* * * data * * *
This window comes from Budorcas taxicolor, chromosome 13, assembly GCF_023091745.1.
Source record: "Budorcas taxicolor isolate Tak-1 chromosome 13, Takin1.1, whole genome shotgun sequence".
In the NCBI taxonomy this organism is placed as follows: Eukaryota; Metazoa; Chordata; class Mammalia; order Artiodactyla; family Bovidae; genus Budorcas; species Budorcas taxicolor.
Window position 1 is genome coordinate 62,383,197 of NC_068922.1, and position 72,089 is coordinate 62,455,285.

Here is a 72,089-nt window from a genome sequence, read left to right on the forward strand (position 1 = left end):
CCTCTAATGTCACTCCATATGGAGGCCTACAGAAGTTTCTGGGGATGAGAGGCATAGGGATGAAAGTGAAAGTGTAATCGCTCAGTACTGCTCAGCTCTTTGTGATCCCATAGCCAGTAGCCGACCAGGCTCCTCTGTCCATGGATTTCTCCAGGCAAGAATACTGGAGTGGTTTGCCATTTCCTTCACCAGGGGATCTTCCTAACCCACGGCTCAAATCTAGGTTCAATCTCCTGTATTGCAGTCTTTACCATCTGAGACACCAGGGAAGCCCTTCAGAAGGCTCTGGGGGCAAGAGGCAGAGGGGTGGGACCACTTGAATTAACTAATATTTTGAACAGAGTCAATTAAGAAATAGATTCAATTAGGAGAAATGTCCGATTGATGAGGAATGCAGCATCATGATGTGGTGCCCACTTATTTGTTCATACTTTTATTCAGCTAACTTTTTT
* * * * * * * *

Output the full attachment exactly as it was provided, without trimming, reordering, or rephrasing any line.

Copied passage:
This window comes from Budorcas taxicolor, chromosome 13, assembly GCF_023091745.1.
Source record: "Budorcas taxicolor isolate Tak-1 chromosome 13, Takin1.1, whole genome shotgun sequence".
In the NCBI taxonomy this organism is placed as follows: Eukaryota; Metazoa; Chordata; class Mammalia; order Artiodactyla; family Bovidae; genus Budorcas; species Budorcas taxicolor.
Window position 1 is genome coordinate 62,383,197 of NC_068922.1, and position 72,089 is coordinate 62,455,285.

Here is a 72,089-nt window from a genome sequence, read left to right on the forward strand (position 1 = left end):
CCTCTAATGTCACTCCATATGGAGGCCTACAGAAGTTTCTGGGGATGAGAGGCATAGGGATGAAAGTGAAAGTGTAATCGCTCAGTACTGCTCAGCTCTTTGTGATCCCATAGCCAGTAGCCGACCAGGCTCCTCTGTCCATGGATTTCTCCAGGCAAGAATACTGGAGTGGTTTGCCATTTCCTTCACCAGGGGATCTTCCTAACCCACGGCTCAAATCTAGGTTCAATCTCCTGTATTGCAGTCTTTACCATCTGAGACACCAGGGAAGCCCTTCAGAAGGCTCTGGGGGCAAGAGGCAGAGGGGTGGGACCACTTGAATTAACTAATATTTTGAACAGAGTCAATTAAGAAATAGATTCAATTAGGAGAAATGTCCGATTGATGAGGAATGCAGCATCATGATGTGGTGCCCACTTATTTGTTCATACTTTTATTCAGCTAACTTTTTT